Article Categories

Which States Are Easiest to Enforce Judgments In?

  • Print Article |
  • Send to a Friend |
  • |
  • Add to Google |

This article is a general guide. Laws change often. This is not a substitution for researching and keeping current with the laws of your state. While it is legal to enforce judgments in all 50 states, some states make it harder than it should be.

In the beginning, it was one's right to purchase a judgment and enforce it. Over time, government and legal organizations in some states, (usually a Bar Association) have or soon may try to, put restrictions on the rights of people (who are not a lawyers) to enforce a judgment.

The future-pay purchase method is when the judgment enforcer pays the original judgment creditor 35 to 70 percent of the amount recovered from the debtor.

The future-pay purchase is usually best for the original judgment creditor because they get 35 to 70% of the amount recovered from the debtor. In contrast, judgments purchased for cash up-front have average sale prices of 1% to 7% of the face value of the judgment.

Some states do not allow the standard future-pay purchase method. Such states have specified that judgments must be purchased outright with no continuing obligation. Other states have mandated that only a collection agency can enforce judgments for others.

In some states, instead of passing laws, there are "only" strong opinions of high-ranking legal organizations. Even if only an opinion, in courts, these opinions can affect the rights of judgment enforcers.

If you enforce judgments, you must check the laws of your own state. With that said, here is a general summary of the laws that impact how judgment enforcers must work in each state:

Alabama, Alaska,  Arkansas, and California: No special restrictions.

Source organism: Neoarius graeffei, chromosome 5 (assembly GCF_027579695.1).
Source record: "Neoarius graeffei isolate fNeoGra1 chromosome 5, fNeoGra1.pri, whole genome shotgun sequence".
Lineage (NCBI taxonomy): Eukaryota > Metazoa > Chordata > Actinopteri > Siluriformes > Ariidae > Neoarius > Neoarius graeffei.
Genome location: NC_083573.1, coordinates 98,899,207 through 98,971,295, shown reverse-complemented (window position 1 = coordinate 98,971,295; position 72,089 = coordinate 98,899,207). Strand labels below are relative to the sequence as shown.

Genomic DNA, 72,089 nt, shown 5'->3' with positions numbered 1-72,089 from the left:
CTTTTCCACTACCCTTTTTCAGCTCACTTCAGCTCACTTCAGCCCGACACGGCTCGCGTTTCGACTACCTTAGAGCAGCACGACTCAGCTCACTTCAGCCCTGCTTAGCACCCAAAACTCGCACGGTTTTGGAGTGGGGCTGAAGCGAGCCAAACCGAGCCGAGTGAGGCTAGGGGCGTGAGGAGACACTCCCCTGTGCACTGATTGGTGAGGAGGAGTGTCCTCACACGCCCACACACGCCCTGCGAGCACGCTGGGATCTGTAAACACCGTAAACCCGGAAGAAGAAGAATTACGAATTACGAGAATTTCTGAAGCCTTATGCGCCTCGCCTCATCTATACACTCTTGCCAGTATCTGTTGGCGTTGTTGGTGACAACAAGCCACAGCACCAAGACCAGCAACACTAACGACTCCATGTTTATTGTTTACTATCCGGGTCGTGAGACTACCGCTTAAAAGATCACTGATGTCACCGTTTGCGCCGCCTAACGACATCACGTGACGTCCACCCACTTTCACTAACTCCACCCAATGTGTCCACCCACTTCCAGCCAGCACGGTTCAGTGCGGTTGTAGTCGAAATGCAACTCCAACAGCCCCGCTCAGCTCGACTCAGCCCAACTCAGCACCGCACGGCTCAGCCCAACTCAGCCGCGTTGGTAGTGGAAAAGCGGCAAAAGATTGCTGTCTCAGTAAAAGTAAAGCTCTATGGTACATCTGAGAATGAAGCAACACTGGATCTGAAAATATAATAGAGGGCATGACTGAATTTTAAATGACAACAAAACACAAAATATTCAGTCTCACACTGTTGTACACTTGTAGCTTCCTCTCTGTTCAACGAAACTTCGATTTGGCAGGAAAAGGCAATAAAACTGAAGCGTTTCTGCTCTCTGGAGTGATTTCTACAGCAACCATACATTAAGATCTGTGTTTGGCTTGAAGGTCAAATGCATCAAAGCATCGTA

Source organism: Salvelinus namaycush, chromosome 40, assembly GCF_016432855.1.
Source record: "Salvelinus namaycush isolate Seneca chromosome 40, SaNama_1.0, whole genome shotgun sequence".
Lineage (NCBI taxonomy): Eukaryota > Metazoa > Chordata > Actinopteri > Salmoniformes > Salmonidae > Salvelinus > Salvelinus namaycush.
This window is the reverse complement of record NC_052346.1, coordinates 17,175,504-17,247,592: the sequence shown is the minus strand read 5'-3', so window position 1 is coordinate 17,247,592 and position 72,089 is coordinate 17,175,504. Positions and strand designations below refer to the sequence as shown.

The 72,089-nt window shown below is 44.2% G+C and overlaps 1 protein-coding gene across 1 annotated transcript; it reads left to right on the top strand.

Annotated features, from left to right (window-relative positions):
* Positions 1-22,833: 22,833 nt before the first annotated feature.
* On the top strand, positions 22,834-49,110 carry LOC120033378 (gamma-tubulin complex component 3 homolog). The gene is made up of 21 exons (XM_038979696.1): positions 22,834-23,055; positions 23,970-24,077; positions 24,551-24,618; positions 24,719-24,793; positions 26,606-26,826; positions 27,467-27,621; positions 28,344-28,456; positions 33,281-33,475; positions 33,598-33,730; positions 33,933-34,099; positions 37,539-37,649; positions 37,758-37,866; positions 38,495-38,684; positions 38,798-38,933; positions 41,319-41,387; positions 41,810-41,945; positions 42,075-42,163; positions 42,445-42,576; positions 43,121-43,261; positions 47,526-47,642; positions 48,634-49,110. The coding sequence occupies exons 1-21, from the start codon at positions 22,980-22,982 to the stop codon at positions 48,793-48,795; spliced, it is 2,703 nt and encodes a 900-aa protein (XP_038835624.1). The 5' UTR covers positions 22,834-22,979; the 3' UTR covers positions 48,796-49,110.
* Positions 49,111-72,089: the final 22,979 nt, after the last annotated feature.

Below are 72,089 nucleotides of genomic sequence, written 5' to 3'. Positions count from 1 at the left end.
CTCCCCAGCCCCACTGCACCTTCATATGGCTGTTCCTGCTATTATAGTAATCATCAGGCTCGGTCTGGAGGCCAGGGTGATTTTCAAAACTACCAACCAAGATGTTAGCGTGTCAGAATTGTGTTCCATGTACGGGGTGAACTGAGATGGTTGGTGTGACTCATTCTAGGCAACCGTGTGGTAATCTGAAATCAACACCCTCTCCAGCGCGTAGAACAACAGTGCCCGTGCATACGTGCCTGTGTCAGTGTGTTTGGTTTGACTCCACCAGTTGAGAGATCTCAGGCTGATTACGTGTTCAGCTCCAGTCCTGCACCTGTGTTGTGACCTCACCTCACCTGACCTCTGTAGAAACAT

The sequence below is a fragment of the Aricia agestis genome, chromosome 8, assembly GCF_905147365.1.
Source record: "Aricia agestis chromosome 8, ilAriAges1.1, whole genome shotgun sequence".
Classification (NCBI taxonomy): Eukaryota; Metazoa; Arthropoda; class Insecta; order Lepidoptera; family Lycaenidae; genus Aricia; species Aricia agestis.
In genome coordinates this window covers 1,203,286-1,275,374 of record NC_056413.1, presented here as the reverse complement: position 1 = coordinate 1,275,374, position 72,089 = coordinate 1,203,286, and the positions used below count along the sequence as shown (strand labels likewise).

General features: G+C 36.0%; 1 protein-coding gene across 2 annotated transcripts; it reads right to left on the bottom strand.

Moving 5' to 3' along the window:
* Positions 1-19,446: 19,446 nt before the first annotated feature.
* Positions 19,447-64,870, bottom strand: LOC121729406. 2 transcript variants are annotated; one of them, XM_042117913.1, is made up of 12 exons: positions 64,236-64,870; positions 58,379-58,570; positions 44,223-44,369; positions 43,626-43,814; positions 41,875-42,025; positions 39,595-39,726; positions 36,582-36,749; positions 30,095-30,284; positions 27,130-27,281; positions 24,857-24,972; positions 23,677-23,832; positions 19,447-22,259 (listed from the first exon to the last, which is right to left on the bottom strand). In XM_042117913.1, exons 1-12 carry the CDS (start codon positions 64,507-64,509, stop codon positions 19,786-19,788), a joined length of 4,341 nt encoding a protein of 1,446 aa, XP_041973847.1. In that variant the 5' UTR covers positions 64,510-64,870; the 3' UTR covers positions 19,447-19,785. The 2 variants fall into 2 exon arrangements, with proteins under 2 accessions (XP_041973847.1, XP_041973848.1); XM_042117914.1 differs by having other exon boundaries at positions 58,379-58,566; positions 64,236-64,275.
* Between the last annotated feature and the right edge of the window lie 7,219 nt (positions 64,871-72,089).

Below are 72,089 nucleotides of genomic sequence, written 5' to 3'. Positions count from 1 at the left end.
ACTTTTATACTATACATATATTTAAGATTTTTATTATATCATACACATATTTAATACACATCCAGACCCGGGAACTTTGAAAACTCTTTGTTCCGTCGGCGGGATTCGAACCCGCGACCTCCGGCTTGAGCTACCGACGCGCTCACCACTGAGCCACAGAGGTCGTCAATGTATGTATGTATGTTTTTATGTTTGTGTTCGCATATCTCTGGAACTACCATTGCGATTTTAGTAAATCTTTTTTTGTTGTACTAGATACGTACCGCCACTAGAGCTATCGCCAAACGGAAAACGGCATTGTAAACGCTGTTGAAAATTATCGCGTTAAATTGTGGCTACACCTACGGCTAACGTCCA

Arizona and Colorado: To recover judgments, you should be a licensed as collection agency.

Connecticut and Delaware: No special restrictions.

District Of Columbia: Government employees are not attachable. (The Feds protect their own.)

Florida: The opinion of the Florida Department of Banking and Finance is that to recover judgments, you should be a licensed as collection agency. But the Bar, and Florida state law, does not mandate this.

Georgia: No special restrictions.

Hawaii: Assignees Of Record cannot domesticate judgments into this state.

Idaho: To recover judgments, you should be a licensed as collection agency.

Illinois and Indiana: No special restrictions.

Iowa: The Iowa Bar Association says judgments must be purchased for cash up-front.

Kansas: Wage garnishments are not allowed by Assignees.

Kentucky: This state is Judgment Enforcer friendly.

Louisiana and Maine: No special restrictions.

Maryland: The Maryland Department of Labor, Licensing and Regulation says judgments must be purchased for cash up-front.

Massachusetts: No special restrictions.

Michigan: Small claims judgments cannot be assigned.

Minnesota: The Minnesota Department of Commerce says that you must either buy judgments for cash up front or be a licensed as collection agency.

Mississippi: No special restrictions.

Missouri: Small Claims judgments (3K and less) in this state cannot be Assigned. This might be raised to 5K soon.

Montana and Nebraska: No special restrictions.

Nevada: The Bar Association of Nevada says to recover judgments, you should be a licensed as collection agency.

New Hampshire: No special restrictions.

New Jersey: The Bar Association of New Jersey says judgments must be purchased for cash up-front.

New Mexico and New York: No special restrictions.

North Carolina: Wage Garnishments generally not allowed.

North Dakota, Ohio, Oklahoma, and Oregon: No special restrictions.

Pennsylvania: Wage Garnishments generally not allowed.

Puerto Rico and Rhode Island: No special restrictions.

South Carolina: Wage Garnishments generally not allowed.

South Dakota and Tennessee: No special restrictions.

Texas: Wage Garnishments generally not allowed.

Utah, and Vermont: No special restrictions.

Virginia: The Bar Association of Virginia says judgments must be purchased for cash up-front.

Washington and West Virginia: No special restrictions.

Wisconsin: The Wisconsin Department of Financial Institutions says to enforce judgments you must be a licensed as collection agency.

Wyoming: No special restrictions.

------

Mark D. Shapiro -  http://www.JudgmentBuy.com

Rate this Article:
  • Article Word Count: 688
  • |
  • Total Views: 488
  • |
  • permalink
  • Print Article |
  • Send to a Friend |
  • |
  • Add to Google |
>